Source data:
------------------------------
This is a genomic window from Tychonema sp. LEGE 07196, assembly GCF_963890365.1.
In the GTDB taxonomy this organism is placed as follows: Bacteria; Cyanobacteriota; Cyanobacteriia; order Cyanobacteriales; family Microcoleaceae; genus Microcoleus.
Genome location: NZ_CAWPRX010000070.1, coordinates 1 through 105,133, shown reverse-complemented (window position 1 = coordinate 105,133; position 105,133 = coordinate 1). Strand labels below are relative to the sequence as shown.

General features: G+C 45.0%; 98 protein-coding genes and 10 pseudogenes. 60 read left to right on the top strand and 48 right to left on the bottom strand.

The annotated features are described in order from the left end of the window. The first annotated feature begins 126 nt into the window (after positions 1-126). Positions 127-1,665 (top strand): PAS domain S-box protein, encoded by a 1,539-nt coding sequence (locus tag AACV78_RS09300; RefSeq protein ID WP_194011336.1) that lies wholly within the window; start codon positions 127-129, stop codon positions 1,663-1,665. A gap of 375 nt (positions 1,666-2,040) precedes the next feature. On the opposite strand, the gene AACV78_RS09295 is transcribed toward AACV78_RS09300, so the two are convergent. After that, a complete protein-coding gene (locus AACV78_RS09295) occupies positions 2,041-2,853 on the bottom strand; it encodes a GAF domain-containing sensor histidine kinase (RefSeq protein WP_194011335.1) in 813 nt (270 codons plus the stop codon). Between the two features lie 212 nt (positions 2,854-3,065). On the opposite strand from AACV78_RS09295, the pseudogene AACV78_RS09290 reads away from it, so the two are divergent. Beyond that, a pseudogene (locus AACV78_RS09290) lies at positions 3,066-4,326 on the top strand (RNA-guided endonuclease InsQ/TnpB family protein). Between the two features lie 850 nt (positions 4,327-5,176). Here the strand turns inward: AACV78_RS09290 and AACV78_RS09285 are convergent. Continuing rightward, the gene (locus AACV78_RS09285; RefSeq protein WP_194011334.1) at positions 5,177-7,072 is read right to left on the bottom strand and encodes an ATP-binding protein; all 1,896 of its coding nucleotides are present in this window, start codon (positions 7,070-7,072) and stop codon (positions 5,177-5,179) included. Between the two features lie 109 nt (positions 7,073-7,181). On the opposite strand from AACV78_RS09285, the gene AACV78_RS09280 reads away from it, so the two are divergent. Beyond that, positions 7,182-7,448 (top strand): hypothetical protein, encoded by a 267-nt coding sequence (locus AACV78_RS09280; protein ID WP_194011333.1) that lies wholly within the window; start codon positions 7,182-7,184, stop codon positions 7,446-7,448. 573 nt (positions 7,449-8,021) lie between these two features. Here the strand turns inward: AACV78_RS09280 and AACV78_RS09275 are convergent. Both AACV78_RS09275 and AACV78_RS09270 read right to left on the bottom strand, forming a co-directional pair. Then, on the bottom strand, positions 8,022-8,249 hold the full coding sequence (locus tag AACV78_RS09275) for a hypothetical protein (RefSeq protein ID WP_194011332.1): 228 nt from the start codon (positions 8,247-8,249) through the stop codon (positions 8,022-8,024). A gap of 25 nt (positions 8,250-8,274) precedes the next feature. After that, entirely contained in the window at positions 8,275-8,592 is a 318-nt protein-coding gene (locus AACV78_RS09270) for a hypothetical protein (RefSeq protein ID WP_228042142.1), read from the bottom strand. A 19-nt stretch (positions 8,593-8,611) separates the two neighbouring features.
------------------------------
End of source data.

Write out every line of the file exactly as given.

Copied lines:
This is a genomic window from Tychonema sp. LEGE 07196, assembly GCF_963890365.1.
In the GTDB taxonomy this organism is placed as follows: Bacteria; Cyanobacteriota; Cyanobacteriia; order Cyanobacteriales; family Microcoleaceae; genus Microcoleus.
Genome location: NZ_CAWPRX010000070.1, coordinates 1 through 105,133, shown reverse-complemented (window position 1 = coordinate 105,133; position 105,133 = coordinate 1). Strand labels below are relative to the sequence as shown.

General features: G+C 45.0%; 98 protein-coding genes and 10 pseudogenes. 60 read left to right on the top strand and 48 right to left on the bottom strand.

The annotated features are described in order from the left end of the window. The first annotated feature begins 126 nt into the window (after positions 1-126). Positions 127-1,665 (top strand): PAS domain S-box protein, encoded by a 1,539-nt coding sequence (locus tag AACV78_RS09300; RefSeq protein ID WP_194011336.1) that lies wholly within the window; start codon positions 127-129, stop codon positions 1,663-1,665. A gap of 375 nt (positions 1,666-2,040) precedes the next feature. On the opposite strand, the gene AACV78_RS09295 is transcribed toward AACV78_RS09300, so the two are convergent. After that, a complete protein-coding gene (locus AACV78_RS09295) occupies positions 2,041-2,853 on the bottom strand; it encodes a GAF domain-containing sensor histidine kinase (RefSeq protein WP_194011335.1) in 813 nt (270 codons plus the stop codon). Between the two features lie 212 nt (positions 2,854-3,065). On the opposite strand from AACV78_RS09295, the pseudogene AACV78_RS09290 reads away from it, so the two are divergent. Beyond that, a pseudogene (locus AACV78_RS09290) lies at positions 3,066-4,326 on the top strand (RNA-guided endonuclease InsQ/TnpB family protein). Between the two features lie 850 nt (positions 4,327-5,176). Here the strand turns inward: AACV78_RS09290 and AACV78_RS09285 are convergent. Continuing rightward, the gene (locus AACV78_RS09285; RefSeq protein WP_194011334.1) at positions 5,177-7,072 is read right to left on the bottom strand and encodes an ATP-binding protein; all 1,896 of its coding nucleotides are present in this window, start codon (positions 7,070-7,072) and stop codon (positions 5,177-5,179) included. Between the two features lie 109 nt (positions 7,073-7,181). On the opposite strand from AACV78_RS09285, the gene AACV78_RS09280 reads away from it, so the two are divergent. Beyond that, positions 7,182-7,448 (top strand): hypothetical protein, encoded by a 267-nt coding sequence (locus AACV78_RS09280; protein ID WP_194011333.1) that lies wholly within the window; start codon positions 7,182-7,184, stop codon positions 7,446-7,448. 573 nt (positions 7,449-8,021) lie between these two features. Here the strand turns inward: AACV78_RS09280 and AACV78_RS09275 are convergent. Both AACV78_RS09275 and AACV78_RS09270 read right to left on the bottom strand, forming a co-directional pair. Then, on the bottom strand, positions 8,022-8,249 hold the full coding sequence (locus tag AACV78_RS09275) for a hypothetical protein (RefSeq protein ID WP_194011332.1): 228 nt from the start codon (positions 8,247-8,249) through the stop codon (positions 8,022-8,024). A gap of 25 nt (positions 8,250-8,274) precedes the next feature. After that, entirely contained in the window at positions 8,275-8,592 is a 318-nt protein-coding gene (locus AACV78_RS09270) for a hypothetical protein (RefSeq protein ID WP_228042142.1), read from the bottom strand. A 19-nt stretch (positions 8,593-8,611) separates the two neighbouring features.